# Capital Investment Analysis ACG 2071 Module 12 Chapter 25 Fall 2007.

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Capital Investment Analysis ACG 2071 Module 12 Chapter 25 Fall 2007

Capital Budgeting Is the process by which management plans, evaluates, and controls investments in fixed assets Involves long term commitment of funds Must earn a reasonable rate of return

Methods Methods – not using present value Average rate return Cash payback period Present Value Methods Net present value method Present value index Internal rate of return

Methods – not using PV Used to screen proposals Minimum standards are set for accepting or not

Average rate of return ARR = Average annual income Average investment Where Average investment is one half of the original cost

Example 1: Suppose that the company is considering the purchase of a machine at a cost of \$500,000. The machine is expected to have a useful life of 4 years, with no residual value and to yield total income of \$200,000. Compute the average rate of return.

Average of Rate of Return Average Rate of Return = Average annual income Average investment Average annual income = \$200,000/4 = \$50,000 Average investment = \$500,000/2 = \$250,000 ARR = 50,000/250,000 = 20%

Example 2: Suppose a corporation has an investment with a cost of \$400,000 and average annual income of \$20,000 what is the ARR?

Cash Payback Period Looks for project with the shortest period to recover the original investment Net cash Flow = excess cash flow from revenues – expenses Cash payback period = number of years to recover cash invested

Cash Payback Period EVEN cash flows formula: Original investment Net cash flow = number of years to payback investment

Example 3: Suppose that the company is considering the purchase of a machine at a cost of \$400,000. The machine is expected to have net cash flow if \$100,000. What is the cash payback period? Original investment = \$400,000 = 4 years Net cash flow \$100,000

Example 4: Suppose machine with cost of \$500,000 and net cash flow of \$75,000 per year. What is the payback period?

Uneven Cash Flows: Uneven cash flows Cost is \$300,000 then subtract the flows YearCash Flows 1\$60,000 280,000 3105,000 4155,000 5100,000 690,000

Example: YearCash FlowsBalance at end of year 1\$60,000\$300,000 - \$60,000 = \$240,000 280,000\$240,000 - \$80,000 = \$160,000 3105,000\$160,000 - \$105,000 = \$55,000 4155,000\$55,000 - \$155,000 = end 5100,000 590,000

Present value methods Investment in fixed assets may be reviewed as acquiring a series of net cash flows over a period of time Time is an important factor in determining the value of an investment

Present value of \$1 It allows you to compare monies received today to monies received at a future date Due to the fact that money has a value - interest The quicker that you receive the money the more it is worth

Net Present Value Method Analyze capital investment proposals by comparing the initial cash investment with the present value of the net cash flows Called discounted cash flow method Rate is set my management If Net present value > original investment then go ahead with project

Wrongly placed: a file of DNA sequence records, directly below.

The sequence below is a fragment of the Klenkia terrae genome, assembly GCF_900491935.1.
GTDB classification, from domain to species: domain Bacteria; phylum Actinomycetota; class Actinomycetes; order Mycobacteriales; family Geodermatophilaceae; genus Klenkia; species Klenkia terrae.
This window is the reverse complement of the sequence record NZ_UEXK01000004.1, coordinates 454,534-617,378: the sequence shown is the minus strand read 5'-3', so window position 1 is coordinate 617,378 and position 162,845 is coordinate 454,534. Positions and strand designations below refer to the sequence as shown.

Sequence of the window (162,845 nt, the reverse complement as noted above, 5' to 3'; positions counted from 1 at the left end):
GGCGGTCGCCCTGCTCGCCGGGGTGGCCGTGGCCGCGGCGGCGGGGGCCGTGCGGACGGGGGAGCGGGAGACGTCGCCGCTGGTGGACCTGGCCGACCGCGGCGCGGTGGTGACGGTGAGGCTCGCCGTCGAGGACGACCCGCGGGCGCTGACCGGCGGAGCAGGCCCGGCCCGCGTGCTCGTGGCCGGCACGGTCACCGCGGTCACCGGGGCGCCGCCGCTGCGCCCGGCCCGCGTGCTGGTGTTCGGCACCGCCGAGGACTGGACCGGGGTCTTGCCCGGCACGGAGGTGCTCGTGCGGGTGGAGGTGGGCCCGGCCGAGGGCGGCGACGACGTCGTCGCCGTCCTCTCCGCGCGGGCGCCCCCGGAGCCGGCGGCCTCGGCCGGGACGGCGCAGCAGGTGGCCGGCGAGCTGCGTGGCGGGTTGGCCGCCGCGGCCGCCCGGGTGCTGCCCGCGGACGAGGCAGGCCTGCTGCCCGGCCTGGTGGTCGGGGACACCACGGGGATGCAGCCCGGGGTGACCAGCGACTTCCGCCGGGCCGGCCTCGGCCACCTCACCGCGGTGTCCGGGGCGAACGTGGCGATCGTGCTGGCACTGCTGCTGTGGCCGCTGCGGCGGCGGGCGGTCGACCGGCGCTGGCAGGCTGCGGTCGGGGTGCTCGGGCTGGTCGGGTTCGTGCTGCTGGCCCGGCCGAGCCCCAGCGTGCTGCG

Discounted Cash Flow Method Total present value of net cash flow = Net cash flow x PV of Annuity Then: Net cash flow X PV of Annuity LESS original investment > 0 then take the project

Present Value of an Annuity Year6%10%12%15%20% 10.9430.9090.8930.8700.833 21.8331.7361.6901.6261.528 32.6732.4872.4022.2832.106 43.4653.1703.0372.8552.589 54.2123.7913.6053.3532.991 64.9174.3554.1113.7853.326 75.5824.8684.5644.1603.605 86.2105.3354.9684.4873.837 96.8025.7595.3284.7724.031 107.3606.1455.6505.0194.192

Present value tables Year6%10%12%15%20% 10.9430.9090.8930.8700.833 20.8900.826.7970.7560.694 3.8400.7510.7120.6580.579 40.7920.6830.6360.5720.482 50.7470.6210.5670.4970.402 60.7050.5640.5070.4320.335 706650.51304520.3760.279 80.6270.4670.4040.3270.233 90.5920.4240.3610.2840.194 100.5580.3860.3220.2470.162

Example 5: Suppose that a proposal to acquire \$200,000 of equipment with an expected useful life of five years and a minimum desired rate of return of 10%. The net cash flow is \$70,000. Should we accept the project?

Example 5: cash flow x PV of Annuity \$70,000 x 3.170 = \$221,900 Net cash flow \$221,900 Original investment \$200,000 Discounted cash flow 21,900 Since positive accept the proposal

Example 6: Same as 5 but uneven cash flows YearCash Flows 1\$70,000 260,000 340,000 4 520,000 6 NPV \$70,000 * 0.893 = 62,510 \$60,000 * 0.797 = 47,820 40,000 * 0.712 = 28,480 40,000*.636 = \$25,440 20,000 * 0.567 = 11,340 20,000 * 0.507 = 10,140 TOTAL \$185,730

Example Add the Net present values = \$185,730 Cost of project is \$350,000 Since project is more expensive than return Decline the deal

Example 7: Cost of project \$200,000 for 4 years Cash flows are \$90,000 \$60,000 \$50,000 \$40,000 Rate is 10%

Example 7: Cost is \$200,000 NPV is \$212,760 Difference is positive Keep the deal YearCash Flow NPV 1\$90,000\$81,810 2\$80,00066,080 3\$50,00037,550 4\$40,00027,320 Total212,760

Present value index = total present value of net cash flow/amount to be invested Select highest index among the projects ProposalABC PV cash flows\$107,000\$86,400\$93,600 Original Investment100,00080,00090,000 NPV7,0006,4003,600 Index1.071.081.04

Internal Rate of Return Uses present value concepts to compute the rate of return from the net cash flows PV of Cash Flows = Annual cash flows X PV factor NPV = PV cash flows – cost of investment If NPV > 0 then accept the proposal

Factors complicating capital investment analysis Income tax Unequal proposal lives Lease versus capital investment Uncertainty Inflation Qualitative consideration

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